Stopping smoking is difficult but it is the biggest single improvement to your health that you, as a smoker, can make. Some people find that reading a book on quitting gives them the confidence that they need to actually stop. There are some suggestions on book titles that may be helpful in Appendix 3.

Cutting down is a help but only if your aim is to stop completely (see question above). Remember that after 3-5 years you will have your heart's health back. Here are some guidelines to help you.

• Make a list of your reasons for stopping, keep it with you and read it every day. The best reasons are:

- it is bad for my health;

- the cough is unpleasant;

- my clothes always smell;

- it is expensive;

- I cannot taste my food;

- non-smokers are upset by my smoking.

• Set a day to stop or take part in a sponsored 'stop' with friends or business colleagues.

• Take time for exercise, drink plenty of water and have plenty of fresh fruit to hand (not cakes or biscuits).

• Each day place the money saved to one side and put it into a savings account. After 1 week you will have saved over £30, by 1 month over £120, and by 6 months at least £720, which you can spend on a well-earned holiday. Put another way, if you place the price of a packet of cigarettes at around £4 per day into an individual savings account (ISA), after 20 years the fund could be worth £44 100 (at 6% interest). In a pension plan, it could give you £4,350 (at 7% interest) per year in extra annual income! The more the price rises, the move you will save. Of course, if you carry on smoking, you may never reach your pensionable age.

Be disciplined and don't talk yourself into smoking 'to calm me down'. If the craving is unbearable, go for a brisk walk, relax with a hot bath and drink plenty of water.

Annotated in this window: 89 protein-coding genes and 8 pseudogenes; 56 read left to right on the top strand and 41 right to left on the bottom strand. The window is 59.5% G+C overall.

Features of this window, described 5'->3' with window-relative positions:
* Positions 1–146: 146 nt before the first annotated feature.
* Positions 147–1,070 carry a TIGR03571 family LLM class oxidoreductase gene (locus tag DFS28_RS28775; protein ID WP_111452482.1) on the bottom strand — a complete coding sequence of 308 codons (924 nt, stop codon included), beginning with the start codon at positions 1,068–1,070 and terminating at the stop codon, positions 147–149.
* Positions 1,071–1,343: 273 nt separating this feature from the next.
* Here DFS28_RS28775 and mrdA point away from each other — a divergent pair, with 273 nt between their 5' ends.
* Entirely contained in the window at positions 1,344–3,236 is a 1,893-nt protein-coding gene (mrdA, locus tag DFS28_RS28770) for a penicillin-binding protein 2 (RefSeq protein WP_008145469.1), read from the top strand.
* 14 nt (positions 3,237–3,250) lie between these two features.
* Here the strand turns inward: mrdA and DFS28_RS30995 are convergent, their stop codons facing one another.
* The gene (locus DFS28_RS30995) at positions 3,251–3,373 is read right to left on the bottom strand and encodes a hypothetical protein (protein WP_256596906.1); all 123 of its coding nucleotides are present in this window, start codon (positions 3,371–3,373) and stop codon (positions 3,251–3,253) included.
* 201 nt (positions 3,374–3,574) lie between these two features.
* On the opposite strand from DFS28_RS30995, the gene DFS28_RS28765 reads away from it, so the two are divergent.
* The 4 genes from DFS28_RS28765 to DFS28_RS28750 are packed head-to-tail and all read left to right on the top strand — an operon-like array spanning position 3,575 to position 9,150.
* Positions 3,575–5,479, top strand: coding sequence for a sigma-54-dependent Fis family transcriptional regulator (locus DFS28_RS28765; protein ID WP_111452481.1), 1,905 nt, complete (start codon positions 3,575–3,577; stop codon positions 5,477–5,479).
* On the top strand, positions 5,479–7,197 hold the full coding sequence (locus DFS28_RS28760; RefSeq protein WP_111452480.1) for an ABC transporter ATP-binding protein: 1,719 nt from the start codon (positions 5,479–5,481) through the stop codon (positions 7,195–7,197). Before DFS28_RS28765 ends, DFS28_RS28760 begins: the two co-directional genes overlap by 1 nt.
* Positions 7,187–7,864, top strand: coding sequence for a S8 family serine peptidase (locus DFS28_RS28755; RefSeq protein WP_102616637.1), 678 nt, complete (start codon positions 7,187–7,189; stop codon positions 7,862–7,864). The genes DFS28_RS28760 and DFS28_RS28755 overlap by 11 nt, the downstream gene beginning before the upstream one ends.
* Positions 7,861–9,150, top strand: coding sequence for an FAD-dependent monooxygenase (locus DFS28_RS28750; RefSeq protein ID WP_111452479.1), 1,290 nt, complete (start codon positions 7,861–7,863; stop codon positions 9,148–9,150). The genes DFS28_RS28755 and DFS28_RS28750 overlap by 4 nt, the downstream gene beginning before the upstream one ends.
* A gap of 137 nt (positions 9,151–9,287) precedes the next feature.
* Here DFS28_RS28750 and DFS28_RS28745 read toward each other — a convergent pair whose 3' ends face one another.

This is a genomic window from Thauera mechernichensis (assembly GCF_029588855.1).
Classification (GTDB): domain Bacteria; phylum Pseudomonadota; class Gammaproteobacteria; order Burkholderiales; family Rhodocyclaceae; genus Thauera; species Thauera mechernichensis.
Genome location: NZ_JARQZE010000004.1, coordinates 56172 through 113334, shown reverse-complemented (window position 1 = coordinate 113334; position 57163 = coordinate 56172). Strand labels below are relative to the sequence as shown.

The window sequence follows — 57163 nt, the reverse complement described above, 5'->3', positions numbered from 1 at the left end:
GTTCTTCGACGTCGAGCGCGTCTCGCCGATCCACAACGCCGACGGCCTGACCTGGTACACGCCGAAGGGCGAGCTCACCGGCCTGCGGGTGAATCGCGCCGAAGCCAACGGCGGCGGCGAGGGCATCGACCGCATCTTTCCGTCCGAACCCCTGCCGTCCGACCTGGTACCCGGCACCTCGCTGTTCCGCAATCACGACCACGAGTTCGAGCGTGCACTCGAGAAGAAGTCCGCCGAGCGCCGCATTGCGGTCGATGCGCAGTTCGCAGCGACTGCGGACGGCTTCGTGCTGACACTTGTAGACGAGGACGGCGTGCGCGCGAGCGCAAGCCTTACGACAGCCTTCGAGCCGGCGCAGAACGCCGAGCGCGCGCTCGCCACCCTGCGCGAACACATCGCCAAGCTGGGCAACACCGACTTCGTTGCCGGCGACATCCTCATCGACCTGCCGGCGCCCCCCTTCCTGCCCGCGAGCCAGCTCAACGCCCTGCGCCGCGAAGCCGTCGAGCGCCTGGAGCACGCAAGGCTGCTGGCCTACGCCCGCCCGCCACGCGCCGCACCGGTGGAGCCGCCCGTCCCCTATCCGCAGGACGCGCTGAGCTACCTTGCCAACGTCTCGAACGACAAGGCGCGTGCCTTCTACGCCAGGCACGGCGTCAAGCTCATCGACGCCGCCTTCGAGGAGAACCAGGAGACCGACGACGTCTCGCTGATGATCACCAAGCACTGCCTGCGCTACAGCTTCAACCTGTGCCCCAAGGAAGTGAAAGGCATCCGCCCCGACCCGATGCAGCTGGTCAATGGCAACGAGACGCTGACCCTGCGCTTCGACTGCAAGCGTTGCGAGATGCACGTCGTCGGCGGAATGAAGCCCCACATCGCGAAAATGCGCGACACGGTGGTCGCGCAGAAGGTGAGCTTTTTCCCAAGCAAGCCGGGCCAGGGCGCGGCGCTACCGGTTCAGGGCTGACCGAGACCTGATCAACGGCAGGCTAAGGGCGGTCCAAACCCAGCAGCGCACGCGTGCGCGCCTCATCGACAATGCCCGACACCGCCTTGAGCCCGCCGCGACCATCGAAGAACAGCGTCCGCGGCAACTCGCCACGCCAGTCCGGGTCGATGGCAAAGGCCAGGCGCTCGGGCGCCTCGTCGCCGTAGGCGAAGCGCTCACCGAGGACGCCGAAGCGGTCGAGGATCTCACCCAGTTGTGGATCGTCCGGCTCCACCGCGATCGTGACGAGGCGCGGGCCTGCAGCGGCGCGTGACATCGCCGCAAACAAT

• Think positively.

• Don't carry matches or a lighter.

• Go to the dentist and have your teeth cleaned to get rid of the tobacco stains.

• Keep being positive, keep reading your reasons for quitting, reward yourself with a treat after your first week of not smoking - you've saved enough money, so go ahead!

• Avoid certain activities that are linked with smoking:

• Try to avoid alcohol and take a drink that is not associated with smoking, such as a tomato juice.

• After a meal, instead of a cigarette, clean the table, wash up, brush your teeth and go for a walk.

• Do not have cigarettes in the car; have chewing gum to hand instead.

• Outside the UK and Ireland, avoid smoky restaurants and bars.

• Holiday in countries where smoking is not allowed in public places, such as the UK or France.

• Tell your smoking friends that you will be unavailable other than on the 'phone, unless they are giving up as well.

• Keep your hands busy (fiddle with paper clips, write a letter, do the crossword, clean the car, help in the garden or with the housework).

• Use sugarless chewing gum to replace the urge to put a cigarette in your mouth.

• Take deep breaths, relax your muscles, and think of anything but cigarettes, for example your holiday plans or a previous happy experience.

• Remove everything from the house that reminds you of cigarettes: get rid of your ashtrays and matches, then have a spring clean to remove all the smell and stains of smoking, open the windows and let the fresh air circulate.

If you tell yourself you don't want to smoke rather than wishing you could smoke, you can reinforce this by noticing that your breath is better, your clothes are cleaner, the car smells better, food tastes again and that early morning cough has improved or stopped! Remember the 10 million people who have already broken the habit. The first few days are always the worst, so it does get easier! Remember that you will save over £1,825 a year.